The Central Bank this week responded with a firm ‘no’ on whether Standard Chartered Bank, Citi Bank and three other banks are now able to recover their dues running into millions of US dollars from the Ceylon Petroleum Corporation (CPC).
However an action, The Sunday Times FT reliably understands, filed in an international tribunal by Citi Bank to arbitrate on the payments could result in the CPC being compelled to fulfill its dues – payment of millions of US dollars --under the hedging contracts. If this happens – with the liability in the region of around $800 million – the country’s depleted foreign reserves would further shrink.
Citi Bank, it is learnt, had prior to the Supreme Court verdict earlier this week (January 27), filed the international action. Citi Bank CEO Dennis Hussey, when contacted by this newspaper on Thursday, declined (through his secretary) to comment on any issue related to the hedging deals. The general practice of commercial arbitration is under ICC (International Chamber of Commerce) guidelines, when a payment or related issue is in dispute, and filing action in London. In this case it is believed to be under the aegis of the ISDA (International Swaps and Deriva tives Association) rules. Central Bank (CB) officials also said they have learnt of the international action filed by Citi Bank but didn’t have details.
On Tuesday, the Supreme Court ruled that it was terminating proceedings in the hedging cases (see inside for more details) because the government was not fully implementing its orders in terms of fuel pricing. With that the interim orders on the suspension of CPC Chairman Asantha de Mel, its DGM (Finance) Lalith Karunaratne and payments by the CPC to the banks including Commercial, Deutsche and People’s, were vacated (withdrawn).
While that completely threw off-gear the entire process and meant the CPC’s payments to the banks will resume and also that the two CPC officials will be reinstated, CB officials insist the situation remains unchanged. Other sources said that Mr De Mel is unlikely to be reinstated though the situation regarding Mr Karunaratne, both of whom were accused of corruption in the one-sided hedging deal, is unclear.
The CB also quickly issued a statement the following day (Wednesday) saying that irrespective of the Court ruling, instructions and/or directions issued by the CB to the respective banks in accordance with the law, will continue to be in force.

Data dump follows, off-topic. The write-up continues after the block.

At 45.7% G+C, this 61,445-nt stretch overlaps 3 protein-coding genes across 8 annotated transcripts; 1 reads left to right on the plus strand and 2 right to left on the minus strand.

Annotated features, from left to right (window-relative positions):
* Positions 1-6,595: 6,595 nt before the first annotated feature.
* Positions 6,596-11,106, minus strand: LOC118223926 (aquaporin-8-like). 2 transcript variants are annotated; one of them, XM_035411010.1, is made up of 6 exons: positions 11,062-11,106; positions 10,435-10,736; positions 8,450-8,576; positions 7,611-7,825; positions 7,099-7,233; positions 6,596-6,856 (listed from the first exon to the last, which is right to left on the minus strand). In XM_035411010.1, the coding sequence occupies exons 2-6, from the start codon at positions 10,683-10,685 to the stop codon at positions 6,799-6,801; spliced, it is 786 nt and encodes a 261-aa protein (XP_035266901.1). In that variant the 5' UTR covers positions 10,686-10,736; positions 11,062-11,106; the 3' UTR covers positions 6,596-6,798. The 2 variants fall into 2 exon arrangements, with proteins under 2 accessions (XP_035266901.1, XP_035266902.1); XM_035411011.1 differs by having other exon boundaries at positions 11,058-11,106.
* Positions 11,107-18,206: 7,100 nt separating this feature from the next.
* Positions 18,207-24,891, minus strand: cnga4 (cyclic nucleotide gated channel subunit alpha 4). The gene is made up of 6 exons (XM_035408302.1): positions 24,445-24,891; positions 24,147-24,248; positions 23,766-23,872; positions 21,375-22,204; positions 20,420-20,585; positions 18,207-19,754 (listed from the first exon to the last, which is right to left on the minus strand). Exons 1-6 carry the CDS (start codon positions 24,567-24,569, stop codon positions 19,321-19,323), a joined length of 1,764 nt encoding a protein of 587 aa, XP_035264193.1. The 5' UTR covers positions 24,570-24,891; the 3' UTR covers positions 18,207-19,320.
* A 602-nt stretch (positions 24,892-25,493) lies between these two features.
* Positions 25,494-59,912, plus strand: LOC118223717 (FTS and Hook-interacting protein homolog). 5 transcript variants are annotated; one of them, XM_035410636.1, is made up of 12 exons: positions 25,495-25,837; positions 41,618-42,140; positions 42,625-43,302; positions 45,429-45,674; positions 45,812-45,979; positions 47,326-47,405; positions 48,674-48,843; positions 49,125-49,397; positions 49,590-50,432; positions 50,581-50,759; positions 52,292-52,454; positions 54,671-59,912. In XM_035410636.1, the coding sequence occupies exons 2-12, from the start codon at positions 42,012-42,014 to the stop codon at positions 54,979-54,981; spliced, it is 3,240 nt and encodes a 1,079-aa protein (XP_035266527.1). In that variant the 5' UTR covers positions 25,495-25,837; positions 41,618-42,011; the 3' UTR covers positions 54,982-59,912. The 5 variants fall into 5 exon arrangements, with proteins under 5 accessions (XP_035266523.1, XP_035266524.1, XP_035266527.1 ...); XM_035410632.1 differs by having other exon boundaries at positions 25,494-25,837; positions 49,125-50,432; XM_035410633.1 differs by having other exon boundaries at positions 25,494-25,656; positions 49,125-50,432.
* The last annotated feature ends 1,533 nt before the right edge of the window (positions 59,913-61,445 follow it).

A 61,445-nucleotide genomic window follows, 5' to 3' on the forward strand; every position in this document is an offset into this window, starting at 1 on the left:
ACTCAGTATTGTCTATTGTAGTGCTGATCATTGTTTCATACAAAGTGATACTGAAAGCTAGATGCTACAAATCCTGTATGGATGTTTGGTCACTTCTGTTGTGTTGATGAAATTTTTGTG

The CB said that its investigations revealed substantial non-compliance with the prudential directions it issued relating to derivative transactions, and non-compliance with best market practices and prudential norms generally applicable to such transactions.
“In view of the findings, the CB’s Monetary Board concluded that the hedging transactions entered into by the CPC with a number of banks were materially affected and substantially tainted. In the circumstances, on December 16, 2008 the CB instructed the respective banks not to proceed with, or give effect to, these transactions,” it said.
The CPC liability to the banks is said to be in the region of $800 million. Crude oil prices in the meantime has been rising and was between the $43-46 per barrel range this week, up from around $30 and lower a few weeks back. Oil industry analysts said that every time crude price rises its beneficial to the CPC as its liability to the banks, under contracts that end next June, reduces.
Explaining further, a highly-placed CB official said the investigation into the hedging issue began on media reports (essentially on exclusive reports of The Sunday Times FT) and before the fundamental rights petitions on hedging were filed in Court.
“On that investigation, we found the contracts were flawed and told the banks not to proceed. Hence they cannot resume these contracts and/or payments under it,” the official said. That the CB would proceed with their investigation even if the Court withdrew the interim orders suspending payments, was also reported in The Sunday Times FT on January 17.
The official said the CB legal team has advised that there is no need to send another directive, after the court ruling this week, to banks to ensure they comply with the CB directive of not proceeding with the contracts. “If they proceed, we will take action under the Monetary Law Act,” he said.